President Joe Biden offered details of a sweeping alternative student debt plan that would offer relief to tens of millions of American borrowers during a visit to the college town of Madison, Wisconsin, as he seeks to excite young voters frustrated after his original program was struck down by the Supreme Court.

Biden’s “Plan B” would see loans reduced or wiped out for millions of Americans — including those whose debt exceeds their original principal amount or who attended universities that offered little career benefits. Individuals who have made student loan payments for more than 20 years, are experiencing financial hardship, or who are eligible for federal loan forgiveness programs but have not previously enrolled would also be eligible.

Biden on Monday called mounting student debt “a drag on our local economies.”

“It’s a drag on the economies when you can’t afford to buy a home, start that small business, chase that career that you’ve been dreaming about for a long time,” Biden said.

Still, the proposal must withstand expected lawsuits that could stretch into next year, placing the issue of rising student debt squarely in the crosshairs of November’s presidential election. A lengthy regulatory process also threatens to prevent relief if a new administration scraps the plan.

The White House believes that if the plan is implemented, more than 30 million Americans would have federal loans forgiven when coupled with actions the administration has already taken.

An estimated 25 million borrowers would have their accrued interest fully or partially eliminated, more than 10 million borrowers would see at least $5,000 in debt cancelled, and 4 million borrowers would have their balances cleared. Around 2 million people who are eligible for government programs, such as public service loan forgiveness or closed-school discharge for institutions that shuttered during enrollment, could have their loans automatically forgiven. Some borrowers might qualify across multiple categories.

Americans eligible to receive assistance for unpaid interest could see up to $20,000 in forgiveness regardless of their income status. Low- and middle-income individuals also in the government’s income-driven repayment plans may qualify to receive cancellation for the total amount of interest growth to their balances since they started the program. Those borrowers must earn at most $120,000 in income, or $240,000 for married couples.

Biden defended his plan from criticism that the administration has focused on helping the college-educated at the expense of blue-collar workers.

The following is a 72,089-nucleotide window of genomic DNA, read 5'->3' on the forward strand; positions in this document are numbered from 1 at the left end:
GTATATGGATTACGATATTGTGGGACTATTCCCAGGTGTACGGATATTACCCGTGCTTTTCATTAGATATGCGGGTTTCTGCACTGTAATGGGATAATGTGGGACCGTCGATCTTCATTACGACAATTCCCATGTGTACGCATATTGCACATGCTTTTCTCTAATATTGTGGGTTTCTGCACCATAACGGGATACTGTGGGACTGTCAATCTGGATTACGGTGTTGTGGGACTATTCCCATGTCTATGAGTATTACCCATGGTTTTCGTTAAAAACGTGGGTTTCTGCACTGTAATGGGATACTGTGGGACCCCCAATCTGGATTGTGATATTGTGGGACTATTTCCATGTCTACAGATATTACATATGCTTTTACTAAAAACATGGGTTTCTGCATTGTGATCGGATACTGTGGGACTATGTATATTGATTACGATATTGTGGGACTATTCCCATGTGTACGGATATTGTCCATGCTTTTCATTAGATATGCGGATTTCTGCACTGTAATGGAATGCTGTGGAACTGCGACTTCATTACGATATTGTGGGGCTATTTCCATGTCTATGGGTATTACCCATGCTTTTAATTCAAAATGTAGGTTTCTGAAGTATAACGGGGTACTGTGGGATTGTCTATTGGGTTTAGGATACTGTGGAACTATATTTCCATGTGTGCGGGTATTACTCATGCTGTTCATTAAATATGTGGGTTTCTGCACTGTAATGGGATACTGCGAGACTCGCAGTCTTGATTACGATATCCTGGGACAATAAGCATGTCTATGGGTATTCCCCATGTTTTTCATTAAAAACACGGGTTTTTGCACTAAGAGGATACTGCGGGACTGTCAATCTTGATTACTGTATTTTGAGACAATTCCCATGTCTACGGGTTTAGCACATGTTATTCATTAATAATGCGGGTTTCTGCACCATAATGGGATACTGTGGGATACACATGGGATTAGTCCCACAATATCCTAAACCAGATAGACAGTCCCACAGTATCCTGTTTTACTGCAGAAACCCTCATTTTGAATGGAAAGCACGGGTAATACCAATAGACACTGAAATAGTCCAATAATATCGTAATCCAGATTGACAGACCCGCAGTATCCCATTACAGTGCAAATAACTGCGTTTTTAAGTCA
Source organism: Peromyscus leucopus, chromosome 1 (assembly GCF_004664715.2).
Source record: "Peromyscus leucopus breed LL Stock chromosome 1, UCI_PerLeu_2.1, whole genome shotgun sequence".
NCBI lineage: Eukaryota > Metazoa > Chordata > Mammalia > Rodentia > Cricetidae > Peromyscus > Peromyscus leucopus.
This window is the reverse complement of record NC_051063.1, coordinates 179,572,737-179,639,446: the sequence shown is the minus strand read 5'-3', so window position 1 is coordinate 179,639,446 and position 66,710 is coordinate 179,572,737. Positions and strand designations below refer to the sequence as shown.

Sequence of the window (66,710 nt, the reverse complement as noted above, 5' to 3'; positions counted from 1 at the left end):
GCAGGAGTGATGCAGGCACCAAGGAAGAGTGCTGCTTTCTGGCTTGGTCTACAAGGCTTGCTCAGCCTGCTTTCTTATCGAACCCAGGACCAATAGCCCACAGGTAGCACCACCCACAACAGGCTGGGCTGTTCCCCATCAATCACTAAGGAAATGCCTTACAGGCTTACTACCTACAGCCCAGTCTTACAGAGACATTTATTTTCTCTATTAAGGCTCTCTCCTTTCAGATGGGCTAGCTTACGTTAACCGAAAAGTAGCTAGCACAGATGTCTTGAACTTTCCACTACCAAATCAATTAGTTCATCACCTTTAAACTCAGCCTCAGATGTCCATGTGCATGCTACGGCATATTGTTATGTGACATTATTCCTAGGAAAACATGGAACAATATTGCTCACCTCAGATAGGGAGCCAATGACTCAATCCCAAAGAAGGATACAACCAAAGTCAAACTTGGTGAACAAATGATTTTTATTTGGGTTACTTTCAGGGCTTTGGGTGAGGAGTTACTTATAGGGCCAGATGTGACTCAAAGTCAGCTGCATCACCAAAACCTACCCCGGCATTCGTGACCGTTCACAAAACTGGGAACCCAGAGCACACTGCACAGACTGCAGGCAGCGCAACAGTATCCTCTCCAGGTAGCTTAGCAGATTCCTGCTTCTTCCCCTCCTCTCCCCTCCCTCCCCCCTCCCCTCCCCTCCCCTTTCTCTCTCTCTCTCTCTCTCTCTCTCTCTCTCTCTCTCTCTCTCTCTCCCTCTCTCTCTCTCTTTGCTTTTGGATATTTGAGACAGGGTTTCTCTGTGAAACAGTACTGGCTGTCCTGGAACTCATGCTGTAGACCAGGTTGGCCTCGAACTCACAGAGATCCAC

“How about all those hardworking people who grew up and had no opportunity to go to college? I get it,” he said. “That’s why a big part of my economic agenda is invested in all Americans, whether you attend college or not.”

Young voters were crucial to Biden’s victory in 2020, when he vowed to cancel student loans as a candidate. In Wisconsin, Biden met with borrowers who have received relief through his previous initiatives, according to White House press secretary Karine Jean-Pierre.

Senior administration officials, who previewed the details, said relief for borrowers with accrued interest could occur as soon as this fall. However, the timeline is unclear for when all potential beneficiaries could see cancellation.

Legal Challenges
The Higher Education Action — the law the president is using to pursue relief — requires that actions take effect in July of the following year after a final rule is introduced, unless there are special circumstances. The administration has pursued other measures on a fast-tracked basis, including the so-called “SAVE” repayment program.

Kansas Attorney General Kris Kobach, who led 11 Republican-controlled states to sue the administration over past forgiveness moves, questioned the legality of the current proposal.

“If any of these schemes were a plausible reading of federal law, then the Biden administration would have done that in the first place and forgiven all of the selected loans in one step,” Kobach said in a statement.

So far under Biden, the White House has incrementally forgiven $146 billion in loans for 4 million people. The majority of that relief came in the months following the Supreme Court’s decision to throw out the president’s 2022 attempt to pursue up to $20,000 in debt cancellation for an estimated 40 million borrowers.

The court’s conservative majority ruled that such widespread relief could only be authorized by Congress. The president vowed to pursue a “Plan B” the same day it was struck down in court.

The final rule must first go through a comment period, which could last anywhere from 30 to 60 days. Some lawyers have challenged a 30-day comment period for previous actions, arguing such a timeframe is too short for major regulations.

Sheng Li, an attorney with New Civil Liberties Alliance also challenging the administration on other student-debt relief actions, says the interest-related measures have less legal footing than Biden’s initial proposal for widespread debt cancellation.

“These interest payments are not optional, and can’t be waived or canceled in any way,” Li said in an interview. “I just can’t imagine this new program really passing muster if given judicial scrutiny.”